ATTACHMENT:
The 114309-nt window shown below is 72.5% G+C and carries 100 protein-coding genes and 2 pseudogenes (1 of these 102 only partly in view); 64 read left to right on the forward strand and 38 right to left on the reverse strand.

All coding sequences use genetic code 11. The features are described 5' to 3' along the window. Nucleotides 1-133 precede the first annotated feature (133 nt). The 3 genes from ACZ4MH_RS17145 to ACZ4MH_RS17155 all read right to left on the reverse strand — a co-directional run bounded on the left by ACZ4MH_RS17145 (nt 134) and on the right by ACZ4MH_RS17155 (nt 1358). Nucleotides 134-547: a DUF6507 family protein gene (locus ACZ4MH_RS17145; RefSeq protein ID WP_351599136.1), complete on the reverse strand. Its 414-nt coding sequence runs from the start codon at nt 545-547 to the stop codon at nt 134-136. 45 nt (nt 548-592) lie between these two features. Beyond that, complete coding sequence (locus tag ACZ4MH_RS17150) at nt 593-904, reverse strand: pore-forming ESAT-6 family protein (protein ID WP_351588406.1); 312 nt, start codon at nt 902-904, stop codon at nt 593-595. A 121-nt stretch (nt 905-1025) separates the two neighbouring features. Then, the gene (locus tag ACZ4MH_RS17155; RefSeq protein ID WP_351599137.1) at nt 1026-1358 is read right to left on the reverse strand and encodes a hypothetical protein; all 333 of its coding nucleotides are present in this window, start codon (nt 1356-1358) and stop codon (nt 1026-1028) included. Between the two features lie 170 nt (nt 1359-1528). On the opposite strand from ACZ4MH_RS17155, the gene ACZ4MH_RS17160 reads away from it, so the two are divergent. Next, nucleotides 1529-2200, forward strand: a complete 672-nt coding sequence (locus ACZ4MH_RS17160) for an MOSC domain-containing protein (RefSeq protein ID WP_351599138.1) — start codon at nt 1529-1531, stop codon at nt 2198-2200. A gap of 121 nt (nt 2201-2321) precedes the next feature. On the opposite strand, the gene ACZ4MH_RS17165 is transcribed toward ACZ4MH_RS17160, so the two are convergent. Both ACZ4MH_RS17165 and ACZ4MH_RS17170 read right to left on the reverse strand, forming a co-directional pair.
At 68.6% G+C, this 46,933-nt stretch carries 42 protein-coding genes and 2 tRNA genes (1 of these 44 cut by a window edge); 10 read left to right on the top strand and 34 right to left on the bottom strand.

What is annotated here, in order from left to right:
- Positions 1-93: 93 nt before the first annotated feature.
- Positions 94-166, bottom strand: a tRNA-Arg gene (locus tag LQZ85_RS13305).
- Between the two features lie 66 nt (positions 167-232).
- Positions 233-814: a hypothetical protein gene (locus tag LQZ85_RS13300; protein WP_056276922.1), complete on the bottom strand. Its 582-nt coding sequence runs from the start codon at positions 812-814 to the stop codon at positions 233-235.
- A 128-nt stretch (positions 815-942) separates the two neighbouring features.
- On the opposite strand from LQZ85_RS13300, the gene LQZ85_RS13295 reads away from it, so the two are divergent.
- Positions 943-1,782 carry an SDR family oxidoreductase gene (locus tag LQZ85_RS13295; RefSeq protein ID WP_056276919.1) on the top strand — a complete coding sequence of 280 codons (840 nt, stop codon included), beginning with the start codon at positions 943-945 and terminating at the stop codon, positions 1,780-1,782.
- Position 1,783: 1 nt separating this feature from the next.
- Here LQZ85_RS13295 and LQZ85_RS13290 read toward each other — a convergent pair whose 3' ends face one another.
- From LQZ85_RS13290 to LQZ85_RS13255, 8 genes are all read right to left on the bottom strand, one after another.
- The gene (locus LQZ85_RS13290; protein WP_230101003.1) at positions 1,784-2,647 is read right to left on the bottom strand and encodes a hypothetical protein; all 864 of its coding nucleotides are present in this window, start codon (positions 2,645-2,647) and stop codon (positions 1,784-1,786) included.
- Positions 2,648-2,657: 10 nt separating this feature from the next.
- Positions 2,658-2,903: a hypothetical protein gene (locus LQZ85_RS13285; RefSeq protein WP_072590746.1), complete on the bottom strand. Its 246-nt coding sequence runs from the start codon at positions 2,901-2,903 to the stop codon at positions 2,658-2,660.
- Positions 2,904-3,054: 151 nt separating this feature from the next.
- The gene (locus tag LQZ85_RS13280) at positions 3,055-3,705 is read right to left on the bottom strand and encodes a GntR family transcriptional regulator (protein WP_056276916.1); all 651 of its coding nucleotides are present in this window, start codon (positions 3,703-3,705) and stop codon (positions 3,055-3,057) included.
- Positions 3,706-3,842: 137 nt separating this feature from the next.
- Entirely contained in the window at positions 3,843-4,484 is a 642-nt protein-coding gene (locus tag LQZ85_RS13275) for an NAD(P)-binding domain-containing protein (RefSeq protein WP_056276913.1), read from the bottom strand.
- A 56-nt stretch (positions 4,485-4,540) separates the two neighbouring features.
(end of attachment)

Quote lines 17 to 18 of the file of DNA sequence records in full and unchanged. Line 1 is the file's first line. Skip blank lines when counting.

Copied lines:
- Positions 2,658-2,903: a hypothetical protein gene (locus LQZ85_RS13285; RefSeq protein WP_072590746.1), complete on the bottom strand. Its 246-nt coding sequence runs from the start codon at positions 2,901-2,903 to the stop codon at positions 2,658-2,660.
- Positions 2,904-3,054: 151 nt separating this feature from the next.